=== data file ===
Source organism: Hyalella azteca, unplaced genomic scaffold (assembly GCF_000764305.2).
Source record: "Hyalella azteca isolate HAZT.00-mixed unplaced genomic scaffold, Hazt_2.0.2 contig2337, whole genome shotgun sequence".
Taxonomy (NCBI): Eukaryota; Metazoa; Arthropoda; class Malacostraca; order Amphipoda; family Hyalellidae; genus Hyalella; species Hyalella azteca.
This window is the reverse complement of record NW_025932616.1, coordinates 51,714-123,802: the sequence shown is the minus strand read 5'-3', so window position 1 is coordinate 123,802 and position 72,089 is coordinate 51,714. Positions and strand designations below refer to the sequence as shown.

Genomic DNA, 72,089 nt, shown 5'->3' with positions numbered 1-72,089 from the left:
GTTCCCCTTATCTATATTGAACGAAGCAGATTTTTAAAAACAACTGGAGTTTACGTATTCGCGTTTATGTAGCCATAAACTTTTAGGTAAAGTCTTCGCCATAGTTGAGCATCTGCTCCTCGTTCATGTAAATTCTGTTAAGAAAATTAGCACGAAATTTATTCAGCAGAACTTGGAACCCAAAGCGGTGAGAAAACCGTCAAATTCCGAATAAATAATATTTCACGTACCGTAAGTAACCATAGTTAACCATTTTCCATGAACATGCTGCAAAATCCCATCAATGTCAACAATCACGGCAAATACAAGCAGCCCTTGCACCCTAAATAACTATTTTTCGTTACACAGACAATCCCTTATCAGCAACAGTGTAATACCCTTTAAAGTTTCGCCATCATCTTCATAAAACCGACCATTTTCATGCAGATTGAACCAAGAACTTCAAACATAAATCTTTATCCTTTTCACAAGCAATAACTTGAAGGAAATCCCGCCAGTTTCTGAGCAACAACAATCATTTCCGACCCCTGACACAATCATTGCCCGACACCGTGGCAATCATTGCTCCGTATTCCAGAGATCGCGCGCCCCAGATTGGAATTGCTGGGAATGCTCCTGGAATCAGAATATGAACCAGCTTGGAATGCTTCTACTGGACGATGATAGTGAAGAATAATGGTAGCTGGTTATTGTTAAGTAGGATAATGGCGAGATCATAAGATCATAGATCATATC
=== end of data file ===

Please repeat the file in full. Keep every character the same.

Source organism: Hyalella azteca, unplaced genomic scaffold (assembly GCF_000764305.2).
Source record: "Hyalella azteca isolate HAZT.00-mixed unplaced genomic scaffold, Hazt_2.0.2 contig2337, whole genome shotgun sequence".
Taxonomy (NCBI): Eukaryota; Metazoa; Arthropoda; class Malacostraca; order Amphipoda; family Hyalellidae; genus Hyalella; species Hyalella azteca.
This window is the reverse complement of record NW_025932616.1, coordinates 51,714-123,802: the sequence shown is the minus strand read 5'-3', so window position 1 is coordinate 123,802 and position 72,089 is coordinate 51,714. Positions and strand designations below refer to the sequence as shown.

Genomic DNA, 72,089 nt, shown 5'->3' with positions numbered 1-72,089 from the left:
GTTCCCCTTATCTATATTGAACGAAGCAGATTTTTAAAAACAACTGGAGTTTACGTATTCGCGTTTATGTAGCCATAAACTTTTAGGTAAAGTCTTCGCCATAGTTGAGCATCTGCTCCTCGTTCATGTAAATTCTGTTAAGAAAATTAGCACGAAATTTATTCAGCAGAACTTGGAACCCAAAGCGGTGAGAAAACCGTCAAATTCCGAATAAATAATATTTCACGTACCGTAAGTAACCATAGTTAACCATTTTCCATGAACATGCTGCAAAATCCCATCAATGTCAACAATCACGGCAAATACAAGCAGCCCTTGCACCCTAAATAACTATTTTTCGTTACACAGACAATCCCTTATCAGCAACAGTGTAATACCCTTTAAAGTTTCGCCATCATCTTCATAAAACCGACCATTTTCATGCAGATTGAACCAAGAACTTCAAACATAAATCTTTATCCTTTTCACAAGCAATAACTTGAAGGAAATCCCGCCAGTTTCTGAGCAACAACAATCATTTCCGACCCCTGACACAATCATTGCCCGACACCGTGGCAATCATTGCTCCGTATTCCAGAGATCGCGCGCCCCAGATTGGAATTGCTGGGAATGCTCCTGGAATCAGAATATGAACCAGCTTGGAATGCTTCTACTGGACGATGATAGTGAAGAATAATGGTAGCTGGTTATTGTTAAGTAGGATAATGGCGAGATCATAAGATCATAGATCATATC